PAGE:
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Legislative Assembly for the ACT: 1999 Week 7 Hansard (1 July) . . Page.. 2034 ..

MR STEFANIAK (continuing):

to demonstrate to the young participants and to the general community that they are valued, contributing members of society. It is a project that provides individual participants with a range of structured and supported work experiences and a solid foundation for training and employment.

Due to the length of the inquiry and the timing of the introduction of the proposal, there are now real and potential problems with the project continuing this year. The report compounds this error by saying the project should not proceed without additional funding. What nonsense. The project would be adequately funded. Over $1,000 per participant, up to $197,000 in total, would be provided by the Commonwealth to my department to implement the project. This is in addition to the individual payments that participants would receive. Mr Speaker, the Government feels that this is a good idea for the ACT. We would get young people helping out in our schools, and with more than $1,000 per person thrown in to support them. What do the majority members want - a 24-carat-gold blackboard duster for every school? Mr Speaker, I am also sorry to say that the negative nature of the inquiry has been damaging. The majority members' report is not helpful at all.

It is the Government's intention to proceed with the work for the dole project and to provide ACT primary schools with the opportunity to participate if they wish. I am hopeful that many ACT primary schools will consider very carefully the pros and cons of the work for the dole scheme and decide to give some young long-term unemployed people a go. I am also hopeful that they will decide to give themselves the advantage by using the extra resources made available to them through the scheme. I am sure that when the dust settles school communities will plan calmly about how they can use work for the dole participants to improve their schools. The Government will proceed with what it sees as a most worthwhile project.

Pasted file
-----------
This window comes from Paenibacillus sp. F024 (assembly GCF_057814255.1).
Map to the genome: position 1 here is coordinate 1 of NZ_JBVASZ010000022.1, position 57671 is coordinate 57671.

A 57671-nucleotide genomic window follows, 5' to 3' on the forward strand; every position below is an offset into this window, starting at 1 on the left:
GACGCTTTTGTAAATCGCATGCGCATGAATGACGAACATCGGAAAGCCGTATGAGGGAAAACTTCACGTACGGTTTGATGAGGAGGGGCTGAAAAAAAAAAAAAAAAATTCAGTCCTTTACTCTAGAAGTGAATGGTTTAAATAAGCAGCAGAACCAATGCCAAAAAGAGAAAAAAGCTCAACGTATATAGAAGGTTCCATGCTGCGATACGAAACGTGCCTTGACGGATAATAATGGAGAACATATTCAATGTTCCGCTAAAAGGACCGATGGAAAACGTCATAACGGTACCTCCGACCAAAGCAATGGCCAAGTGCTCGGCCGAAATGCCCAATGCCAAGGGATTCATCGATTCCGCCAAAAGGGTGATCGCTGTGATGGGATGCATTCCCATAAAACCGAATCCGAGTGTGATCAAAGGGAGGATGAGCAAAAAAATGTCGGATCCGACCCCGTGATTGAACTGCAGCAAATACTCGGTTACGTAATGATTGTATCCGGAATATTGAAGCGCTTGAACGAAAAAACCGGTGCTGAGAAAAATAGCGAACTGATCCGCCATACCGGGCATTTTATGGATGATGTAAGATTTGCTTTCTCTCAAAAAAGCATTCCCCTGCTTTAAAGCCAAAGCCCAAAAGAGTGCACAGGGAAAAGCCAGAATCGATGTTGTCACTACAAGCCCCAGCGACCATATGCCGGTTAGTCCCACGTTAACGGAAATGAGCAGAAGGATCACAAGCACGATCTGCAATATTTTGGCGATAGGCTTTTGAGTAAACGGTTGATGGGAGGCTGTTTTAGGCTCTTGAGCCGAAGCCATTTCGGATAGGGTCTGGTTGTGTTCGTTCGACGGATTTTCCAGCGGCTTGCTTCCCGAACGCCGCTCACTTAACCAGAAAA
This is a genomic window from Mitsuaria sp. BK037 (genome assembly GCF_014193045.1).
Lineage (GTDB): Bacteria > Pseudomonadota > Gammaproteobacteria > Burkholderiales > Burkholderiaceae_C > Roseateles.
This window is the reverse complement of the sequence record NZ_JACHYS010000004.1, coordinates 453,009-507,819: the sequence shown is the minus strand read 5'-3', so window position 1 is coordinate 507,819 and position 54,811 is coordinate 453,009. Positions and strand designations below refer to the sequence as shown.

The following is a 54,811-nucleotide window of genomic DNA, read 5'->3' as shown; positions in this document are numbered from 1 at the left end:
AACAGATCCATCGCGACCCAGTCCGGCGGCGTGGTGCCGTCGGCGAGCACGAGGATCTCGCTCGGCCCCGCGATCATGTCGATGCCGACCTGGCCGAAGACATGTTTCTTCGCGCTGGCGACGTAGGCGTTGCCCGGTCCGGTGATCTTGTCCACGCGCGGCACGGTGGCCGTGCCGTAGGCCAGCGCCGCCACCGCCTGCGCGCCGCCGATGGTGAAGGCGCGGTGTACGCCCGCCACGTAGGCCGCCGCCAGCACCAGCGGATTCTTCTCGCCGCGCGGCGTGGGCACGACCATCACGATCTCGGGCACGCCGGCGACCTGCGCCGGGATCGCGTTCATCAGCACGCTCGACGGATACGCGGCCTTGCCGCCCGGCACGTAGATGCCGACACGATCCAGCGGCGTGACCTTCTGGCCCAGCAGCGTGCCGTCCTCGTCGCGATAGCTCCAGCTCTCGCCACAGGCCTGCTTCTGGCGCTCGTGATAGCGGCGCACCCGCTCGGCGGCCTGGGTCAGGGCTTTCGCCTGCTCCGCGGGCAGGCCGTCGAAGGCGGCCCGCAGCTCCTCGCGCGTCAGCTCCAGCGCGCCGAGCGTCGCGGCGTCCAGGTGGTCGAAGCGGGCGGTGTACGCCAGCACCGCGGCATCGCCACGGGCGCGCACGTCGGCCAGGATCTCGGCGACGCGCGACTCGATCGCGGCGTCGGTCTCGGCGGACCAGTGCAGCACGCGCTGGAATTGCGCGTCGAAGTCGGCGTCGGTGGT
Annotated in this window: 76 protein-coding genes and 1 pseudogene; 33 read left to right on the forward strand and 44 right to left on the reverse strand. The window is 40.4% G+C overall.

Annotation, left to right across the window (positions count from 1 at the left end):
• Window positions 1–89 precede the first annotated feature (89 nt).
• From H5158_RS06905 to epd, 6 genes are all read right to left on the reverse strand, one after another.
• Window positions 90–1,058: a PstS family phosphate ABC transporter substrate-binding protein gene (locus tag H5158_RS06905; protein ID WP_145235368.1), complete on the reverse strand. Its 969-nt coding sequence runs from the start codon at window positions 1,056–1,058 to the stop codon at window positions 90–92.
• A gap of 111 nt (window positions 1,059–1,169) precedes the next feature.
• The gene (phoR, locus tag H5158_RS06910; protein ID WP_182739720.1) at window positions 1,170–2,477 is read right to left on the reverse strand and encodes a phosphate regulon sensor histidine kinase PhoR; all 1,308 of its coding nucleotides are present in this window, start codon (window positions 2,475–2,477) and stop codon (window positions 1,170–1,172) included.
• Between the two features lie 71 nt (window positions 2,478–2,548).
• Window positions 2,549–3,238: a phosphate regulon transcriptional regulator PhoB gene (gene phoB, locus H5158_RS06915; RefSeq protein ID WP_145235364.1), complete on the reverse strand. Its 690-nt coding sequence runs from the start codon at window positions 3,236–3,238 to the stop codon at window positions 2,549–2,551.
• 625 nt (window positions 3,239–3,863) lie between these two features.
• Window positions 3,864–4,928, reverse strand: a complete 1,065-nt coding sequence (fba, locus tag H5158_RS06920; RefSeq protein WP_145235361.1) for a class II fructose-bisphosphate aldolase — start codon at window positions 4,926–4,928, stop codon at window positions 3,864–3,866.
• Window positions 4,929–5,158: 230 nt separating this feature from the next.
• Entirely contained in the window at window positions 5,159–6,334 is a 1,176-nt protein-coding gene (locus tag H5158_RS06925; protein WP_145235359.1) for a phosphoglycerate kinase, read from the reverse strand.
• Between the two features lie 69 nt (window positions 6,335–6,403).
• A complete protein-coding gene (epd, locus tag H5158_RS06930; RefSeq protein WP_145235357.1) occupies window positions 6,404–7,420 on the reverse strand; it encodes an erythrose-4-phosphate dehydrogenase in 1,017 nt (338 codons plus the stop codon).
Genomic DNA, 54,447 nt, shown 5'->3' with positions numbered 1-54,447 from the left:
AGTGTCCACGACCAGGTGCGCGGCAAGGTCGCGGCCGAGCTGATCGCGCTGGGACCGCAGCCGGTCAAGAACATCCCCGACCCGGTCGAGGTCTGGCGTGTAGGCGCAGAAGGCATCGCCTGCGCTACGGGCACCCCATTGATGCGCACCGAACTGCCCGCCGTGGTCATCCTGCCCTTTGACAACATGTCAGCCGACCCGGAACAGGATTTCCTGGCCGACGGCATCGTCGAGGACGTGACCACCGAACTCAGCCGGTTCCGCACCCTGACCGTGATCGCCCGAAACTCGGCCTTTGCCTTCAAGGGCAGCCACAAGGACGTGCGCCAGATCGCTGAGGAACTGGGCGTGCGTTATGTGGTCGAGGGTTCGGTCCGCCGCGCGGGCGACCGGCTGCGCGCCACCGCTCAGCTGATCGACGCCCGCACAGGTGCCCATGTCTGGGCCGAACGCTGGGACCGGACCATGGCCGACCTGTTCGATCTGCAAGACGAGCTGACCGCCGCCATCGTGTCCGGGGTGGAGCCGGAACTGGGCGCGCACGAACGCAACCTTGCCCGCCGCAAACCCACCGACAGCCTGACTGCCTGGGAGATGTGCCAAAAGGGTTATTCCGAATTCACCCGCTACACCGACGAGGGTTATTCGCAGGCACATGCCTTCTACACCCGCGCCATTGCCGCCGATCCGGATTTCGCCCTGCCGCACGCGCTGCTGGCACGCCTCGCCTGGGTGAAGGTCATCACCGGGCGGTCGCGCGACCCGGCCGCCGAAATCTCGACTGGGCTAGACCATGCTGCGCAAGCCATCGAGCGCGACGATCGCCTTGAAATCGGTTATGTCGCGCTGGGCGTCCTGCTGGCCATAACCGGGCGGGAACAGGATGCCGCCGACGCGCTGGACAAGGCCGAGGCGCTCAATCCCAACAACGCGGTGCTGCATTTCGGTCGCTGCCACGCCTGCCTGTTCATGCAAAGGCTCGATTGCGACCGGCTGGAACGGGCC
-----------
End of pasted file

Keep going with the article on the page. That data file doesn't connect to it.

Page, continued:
Mr Corbell: It sounds like you wasted your time.

MS TUCKER (3.37): Mr Corbell thinks I am wasting my time, but I feel I have to respond when I listen to something like that.

Mr Corbell: No, you wasted your time, listening to the Minister's response.

MS TUCKER: Yes, I know. Is it worth it? It is, because I think we have to get on the record what the committee did. It is interesting to me that the Minister said at one point that he was offended because in the report the project is criticised not for what it is but for what the majority of members believe it ought to be. What I have heard from this Government so many times - and it is amazing to me that even Mr Moore cannot see the irony in this; he is usually quicker than that - is that they like to see constructive suggestions. They like to see not just damning statements. They like suggestions.

As he has said, the report made some suggestions on how the project might be okay. We did not get the information out of the terribly biased mind-set we are accused of having as a committee. We got the suggestions from the professionals in the ACT, who came to the committee in many numbers because they were very concerned about this Government's ad hoc, ill-informed approach to this particular project. It was not at all difficult to get people to come and talk to the committee, let me assure you. We did not

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